Friday, September 19, 2014

BPN 1689: Dutch e-reading market in flux

The market for e-readers and e-books in the Netherlands is changing. The online shop, recently acquired by the supermarket concern Albert Heijn, has announced a cooperation with the Canadian e-reading company Kobo. The chain of Libris bookstores, which until now had Kobo in their portfolio, change over to the German e-reader Tolino. And the rumours are stronger that Amazon will have a distribution centre based in The Netherlands instead of distributing from Germany. And as of September 13, the public libraries started an e-book campaign, adding more than 1,000 new Dutch lingual e-books to their collection of 7,000 e-books with many bestsellers. These developments are taking place against the backdrop of the disappearance of Sony e-readers and e-books from the Dutch market. has chosen to cooperate with the Canadian company Kobo, the runner-up in the global market of e-reading. Kobo provides millions of users in 190 countries worldwide with titles from the largest catalogue with over 4 million e-books in 68 languages​​, a portfolio of reading devices with an open platform and apps. in the Netherlands can now strategically compete with Amazon, admittedly the world player with the reading machine Kindle, but with a closed platform. Kobo is part of the Tokyo-based eCommerce company Rakuten. Along with Albert Heijn should be able to create a large Dutch e-book market for Kobo.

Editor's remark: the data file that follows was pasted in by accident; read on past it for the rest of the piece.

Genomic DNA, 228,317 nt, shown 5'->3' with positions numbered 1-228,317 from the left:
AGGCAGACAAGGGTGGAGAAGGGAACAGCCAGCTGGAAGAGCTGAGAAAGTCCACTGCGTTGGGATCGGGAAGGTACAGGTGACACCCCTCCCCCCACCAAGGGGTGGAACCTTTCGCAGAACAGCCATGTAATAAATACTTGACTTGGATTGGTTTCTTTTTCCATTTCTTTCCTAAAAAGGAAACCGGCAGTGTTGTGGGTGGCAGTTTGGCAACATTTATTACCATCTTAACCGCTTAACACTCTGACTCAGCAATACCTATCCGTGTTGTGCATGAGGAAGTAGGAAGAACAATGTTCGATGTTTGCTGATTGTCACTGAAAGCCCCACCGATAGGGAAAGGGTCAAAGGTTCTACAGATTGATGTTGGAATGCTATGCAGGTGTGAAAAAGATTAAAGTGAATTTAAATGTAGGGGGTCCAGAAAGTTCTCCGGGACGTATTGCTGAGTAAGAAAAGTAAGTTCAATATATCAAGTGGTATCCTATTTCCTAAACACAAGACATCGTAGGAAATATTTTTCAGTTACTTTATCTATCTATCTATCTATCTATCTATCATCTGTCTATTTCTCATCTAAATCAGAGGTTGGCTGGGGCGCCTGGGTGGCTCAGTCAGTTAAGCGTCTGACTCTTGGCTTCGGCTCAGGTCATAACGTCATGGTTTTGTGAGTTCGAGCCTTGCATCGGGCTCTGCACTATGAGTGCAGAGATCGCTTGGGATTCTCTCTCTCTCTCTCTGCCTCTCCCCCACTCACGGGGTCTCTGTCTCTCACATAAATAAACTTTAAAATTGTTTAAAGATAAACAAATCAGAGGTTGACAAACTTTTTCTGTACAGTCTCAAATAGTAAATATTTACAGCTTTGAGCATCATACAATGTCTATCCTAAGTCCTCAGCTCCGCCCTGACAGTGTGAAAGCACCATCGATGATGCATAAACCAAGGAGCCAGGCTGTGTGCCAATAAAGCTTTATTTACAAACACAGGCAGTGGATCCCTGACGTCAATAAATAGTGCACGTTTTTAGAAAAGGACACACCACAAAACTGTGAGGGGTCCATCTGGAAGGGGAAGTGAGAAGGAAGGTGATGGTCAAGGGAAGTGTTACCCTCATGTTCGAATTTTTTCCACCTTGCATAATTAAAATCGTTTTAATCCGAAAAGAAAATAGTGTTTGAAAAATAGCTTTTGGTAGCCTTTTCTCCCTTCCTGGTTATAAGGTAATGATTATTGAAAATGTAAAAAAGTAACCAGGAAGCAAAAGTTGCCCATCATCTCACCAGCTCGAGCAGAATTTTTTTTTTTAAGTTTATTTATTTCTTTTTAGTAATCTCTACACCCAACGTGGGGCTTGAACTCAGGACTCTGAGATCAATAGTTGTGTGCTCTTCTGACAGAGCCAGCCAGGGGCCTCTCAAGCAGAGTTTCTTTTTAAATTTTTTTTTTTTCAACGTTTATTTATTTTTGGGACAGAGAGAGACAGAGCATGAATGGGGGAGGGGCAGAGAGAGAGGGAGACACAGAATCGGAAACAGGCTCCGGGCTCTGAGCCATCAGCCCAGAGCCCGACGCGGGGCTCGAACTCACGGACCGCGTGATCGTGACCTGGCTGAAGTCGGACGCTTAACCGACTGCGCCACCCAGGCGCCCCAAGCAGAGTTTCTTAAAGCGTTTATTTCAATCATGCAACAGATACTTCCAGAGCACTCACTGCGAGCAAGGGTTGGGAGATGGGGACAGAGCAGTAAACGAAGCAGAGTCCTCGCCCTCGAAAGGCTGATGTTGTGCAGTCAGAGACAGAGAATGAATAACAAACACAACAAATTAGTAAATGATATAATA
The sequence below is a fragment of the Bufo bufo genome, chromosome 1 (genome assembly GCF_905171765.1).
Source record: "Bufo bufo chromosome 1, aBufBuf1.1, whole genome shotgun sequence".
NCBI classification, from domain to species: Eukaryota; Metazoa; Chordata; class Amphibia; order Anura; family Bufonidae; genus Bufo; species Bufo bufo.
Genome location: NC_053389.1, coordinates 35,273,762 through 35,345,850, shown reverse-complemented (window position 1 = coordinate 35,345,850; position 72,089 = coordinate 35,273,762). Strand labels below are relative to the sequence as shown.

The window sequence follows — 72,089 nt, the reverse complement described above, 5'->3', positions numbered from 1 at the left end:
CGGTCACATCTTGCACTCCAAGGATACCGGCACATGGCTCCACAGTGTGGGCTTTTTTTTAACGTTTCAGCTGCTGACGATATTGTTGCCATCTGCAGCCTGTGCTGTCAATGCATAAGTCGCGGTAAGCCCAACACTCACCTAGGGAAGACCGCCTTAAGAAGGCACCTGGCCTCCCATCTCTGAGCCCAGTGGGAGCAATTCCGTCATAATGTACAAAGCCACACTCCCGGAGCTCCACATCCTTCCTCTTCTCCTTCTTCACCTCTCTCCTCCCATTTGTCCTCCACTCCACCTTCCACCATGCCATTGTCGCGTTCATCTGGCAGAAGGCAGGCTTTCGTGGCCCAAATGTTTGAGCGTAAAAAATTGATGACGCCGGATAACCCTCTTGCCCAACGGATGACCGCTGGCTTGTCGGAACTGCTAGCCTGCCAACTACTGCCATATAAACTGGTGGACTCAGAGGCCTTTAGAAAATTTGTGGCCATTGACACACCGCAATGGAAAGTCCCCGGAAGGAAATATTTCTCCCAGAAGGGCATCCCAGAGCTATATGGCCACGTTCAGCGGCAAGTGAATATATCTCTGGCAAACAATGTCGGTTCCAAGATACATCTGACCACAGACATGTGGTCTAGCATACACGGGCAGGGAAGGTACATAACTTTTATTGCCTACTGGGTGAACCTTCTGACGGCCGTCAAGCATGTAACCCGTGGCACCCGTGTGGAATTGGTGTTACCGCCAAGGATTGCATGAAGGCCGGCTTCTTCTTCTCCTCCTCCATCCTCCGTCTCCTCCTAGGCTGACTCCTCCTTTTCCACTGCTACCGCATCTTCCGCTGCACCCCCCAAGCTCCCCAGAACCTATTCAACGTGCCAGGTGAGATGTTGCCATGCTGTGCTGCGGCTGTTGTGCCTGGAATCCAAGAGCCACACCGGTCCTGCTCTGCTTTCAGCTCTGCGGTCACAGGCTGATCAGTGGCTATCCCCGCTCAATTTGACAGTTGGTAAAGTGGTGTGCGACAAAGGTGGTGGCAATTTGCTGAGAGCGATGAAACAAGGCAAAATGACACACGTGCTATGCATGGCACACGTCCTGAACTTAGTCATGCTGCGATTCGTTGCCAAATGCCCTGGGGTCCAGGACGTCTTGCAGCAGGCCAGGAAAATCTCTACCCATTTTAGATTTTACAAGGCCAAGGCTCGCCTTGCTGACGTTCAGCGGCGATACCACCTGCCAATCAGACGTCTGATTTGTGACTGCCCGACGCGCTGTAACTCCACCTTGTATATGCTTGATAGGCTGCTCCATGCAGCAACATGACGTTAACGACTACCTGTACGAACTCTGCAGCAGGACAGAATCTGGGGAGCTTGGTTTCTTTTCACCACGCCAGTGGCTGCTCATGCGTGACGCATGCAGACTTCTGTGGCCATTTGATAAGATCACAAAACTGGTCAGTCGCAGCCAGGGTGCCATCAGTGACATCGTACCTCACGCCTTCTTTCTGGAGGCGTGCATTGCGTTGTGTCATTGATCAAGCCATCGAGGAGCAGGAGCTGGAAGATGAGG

The chain of Libris bookshops terminated its cooperation with Kobo immediately, as if stung by a wasp, and announced the distribution of Tolino, an e-reader that has been put in the market since March 2013 by a German cooperative of bookstores and book clubs. The cooperative is active in Germany, Switzerland and Austria, but also in Belgium, where the Standard bookstores sell the Tolino e-reader. Tolino is also an open platform, and can even work on open source software.

Amazon has had the intention to conquer the Dutch market. So far the company has done this through their German distribution channels, but now the company is showing signs to start a Dutch operation. Two years ago Amazon started talks with CB (formerly Central Book House), which runs the largest database with Dutch lingual e-books. Now the company has started to talk with publishers. Publishing company Xander has already been signed, but Podium is very hesitant to sign. Amazon is in a fight with US publishers and Dutch publishers will be afraid to fall victim to the same type of squeezing. Besides Amazon is aiming broader at selling publishing products such as printed books, videos, games and other products. As such, Amazon is a direct competitor

Public libraries conducted during the summer holidays the Holiday Bieb action. Eight weeks long members of the public libraries had access to a wide reading package for the whole family. A total of 345,000 people downloaded the app, with 200,000 new users this summer. In total this summer, 1.5 million e-books were downloaded, three times as many as last year; of these downloads there were 485,000 youth titles.

It is clear that there will be a lot of competition and promotion for e-reading in the coming year. The major fight will be between and Amazon, while Libris will attempt some impact through their bookshop chain.  The whole effort will result in more e-readers and legal purchase of Dutch and foreign-language e-books. The public libraries will attempt to convert its two million adult members to e-reading. 

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